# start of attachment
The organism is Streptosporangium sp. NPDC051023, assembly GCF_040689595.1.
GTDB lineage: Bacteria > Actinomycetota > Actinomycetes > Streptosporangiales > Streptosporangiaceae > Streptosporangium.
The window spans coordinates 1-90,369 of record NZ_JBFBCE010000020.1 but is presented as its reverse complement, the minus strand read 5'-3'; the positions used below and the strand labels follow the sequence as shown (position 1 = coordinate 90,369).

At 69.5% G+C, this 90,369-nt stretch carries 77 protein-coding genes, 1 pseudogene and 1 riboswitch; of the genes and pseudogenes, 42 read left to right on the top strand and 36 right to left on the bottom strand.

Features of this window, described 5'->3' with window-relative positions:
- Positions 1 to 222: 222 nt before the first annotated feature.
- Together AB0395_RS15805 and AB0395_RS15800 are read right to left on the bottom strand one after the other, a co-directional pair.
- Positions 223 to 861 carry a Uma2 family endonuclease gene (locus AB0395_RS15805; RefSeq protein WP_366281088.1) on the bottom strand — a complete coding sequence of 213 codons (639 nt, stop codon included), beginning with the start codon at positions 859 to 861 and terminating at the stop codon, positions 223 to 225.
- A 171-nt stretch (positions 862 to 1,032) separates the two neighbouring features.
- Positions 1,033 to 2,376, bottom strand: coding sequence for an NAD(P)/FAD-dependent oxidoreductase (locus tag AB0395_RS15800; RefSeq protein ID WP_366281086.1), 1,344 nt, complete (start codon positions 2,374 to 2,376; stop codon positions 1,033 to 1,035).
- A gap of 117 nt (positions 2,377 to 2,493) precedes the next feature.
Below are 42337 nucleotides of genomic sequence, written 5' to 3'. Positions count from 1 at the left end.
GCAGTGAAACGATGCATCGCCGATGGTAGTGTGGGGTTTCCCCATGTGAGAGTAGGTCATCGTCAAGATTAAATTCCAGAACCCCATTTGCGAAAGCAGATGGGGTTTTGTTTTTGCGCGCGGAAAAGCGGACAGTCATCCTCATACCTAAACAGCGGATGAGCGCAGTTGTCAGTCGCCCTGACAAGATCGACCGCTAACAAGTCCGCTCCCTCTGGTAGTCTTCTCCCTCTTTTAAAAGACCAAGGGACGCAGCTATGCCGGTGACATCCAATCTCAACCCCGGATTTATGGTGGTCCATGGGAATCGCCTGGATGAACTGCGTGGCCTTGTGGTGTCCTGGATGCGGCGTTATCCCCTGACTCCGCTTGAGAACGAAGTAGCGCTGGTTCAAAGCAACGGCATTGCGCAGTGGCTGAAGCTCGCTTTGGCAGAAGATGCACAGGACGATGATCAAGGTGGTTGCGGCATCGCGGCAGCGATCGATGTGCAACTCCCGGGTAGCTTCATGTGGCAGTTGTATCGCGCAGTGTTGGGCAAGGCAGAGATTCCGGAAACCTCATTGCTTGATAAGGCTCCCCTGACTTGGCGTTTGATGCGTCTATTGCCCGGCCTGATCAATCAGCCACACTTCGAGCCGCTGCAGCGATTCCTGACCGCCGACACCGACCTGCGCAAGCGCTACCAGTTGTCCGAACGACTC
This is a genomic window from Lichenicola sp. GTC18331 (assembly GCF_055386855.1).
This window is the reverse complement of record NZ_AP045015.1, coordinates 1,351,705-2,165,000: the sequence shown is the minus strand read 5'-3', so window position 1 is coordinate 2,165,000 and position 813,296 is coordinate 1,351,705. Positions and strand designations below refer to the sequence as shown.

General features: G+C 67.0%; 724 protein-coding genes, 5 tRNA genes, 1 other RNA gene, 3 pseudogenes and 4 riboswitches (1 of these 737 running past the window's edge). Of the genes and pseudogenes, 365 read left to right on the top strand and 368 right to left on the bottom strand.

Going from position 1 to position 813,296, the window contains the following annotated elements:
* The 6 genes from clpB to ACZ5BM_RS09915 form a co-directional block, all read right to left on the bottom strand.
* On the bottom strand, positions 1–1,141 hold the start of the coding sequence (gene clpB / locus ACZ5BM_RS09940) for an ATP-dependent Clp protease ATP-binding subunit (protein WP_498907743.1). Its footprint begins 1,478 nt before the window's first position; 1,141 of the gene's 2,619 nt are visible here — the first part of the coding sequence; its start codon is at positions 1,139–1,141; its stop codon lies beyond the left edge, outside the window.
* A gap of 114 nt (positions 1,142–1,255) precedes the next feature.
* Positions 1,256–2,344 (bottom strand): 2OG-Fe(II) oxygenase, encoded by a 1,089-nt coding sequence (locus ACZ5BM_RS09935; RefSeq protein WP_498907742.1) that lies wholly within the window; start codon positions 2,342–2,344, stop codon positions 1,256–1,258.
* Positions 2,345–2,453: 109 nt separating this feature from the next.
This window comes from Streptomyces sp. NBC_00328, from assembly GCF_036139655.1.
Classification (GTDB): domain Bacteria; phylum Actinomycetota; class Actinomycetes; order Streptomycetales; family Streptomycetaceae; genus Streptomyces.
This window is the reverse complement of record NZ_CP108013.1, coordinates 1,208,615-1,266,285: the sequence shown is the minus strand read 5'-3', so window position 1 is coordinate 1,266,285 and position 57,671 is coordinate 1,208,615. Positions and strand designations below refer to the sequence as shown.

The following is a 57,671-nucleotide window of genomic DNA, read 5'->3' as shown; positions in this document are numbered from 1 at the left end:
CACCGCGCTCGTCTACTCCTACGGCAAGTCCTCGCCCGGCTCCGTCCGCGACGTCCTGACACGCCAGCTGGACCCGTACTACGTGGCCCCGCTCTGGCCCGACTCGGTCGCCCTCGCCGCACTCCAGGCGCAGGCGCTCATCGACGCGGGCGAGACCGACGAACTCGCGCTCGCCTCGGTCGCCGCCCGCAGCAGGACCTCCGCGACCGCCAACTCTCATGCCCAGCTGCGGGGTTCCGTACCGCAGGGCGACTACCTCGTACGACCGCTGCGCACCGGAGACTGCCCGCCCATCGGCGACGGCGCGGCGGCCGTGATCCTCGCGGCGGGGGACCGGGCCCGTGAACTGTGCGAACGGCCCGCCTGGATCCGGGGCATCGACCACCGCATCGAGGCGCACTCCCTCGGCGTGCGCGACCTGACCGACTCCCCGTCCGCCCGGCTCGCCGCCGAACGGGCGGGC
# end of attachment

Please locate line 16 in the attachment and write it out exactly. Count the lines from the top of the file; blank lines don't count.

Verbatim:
General features: G+C 67.0%; 724 protein-coding genes, 5 tRNA genes, 1 other RNA gene, 3 pseudogenes and 4 riboswitches (1 of these 737 running past the window's edge). Of the genes and pseudogenes, 365 read left to right on the top strand and 368 right to left on the bottom strand.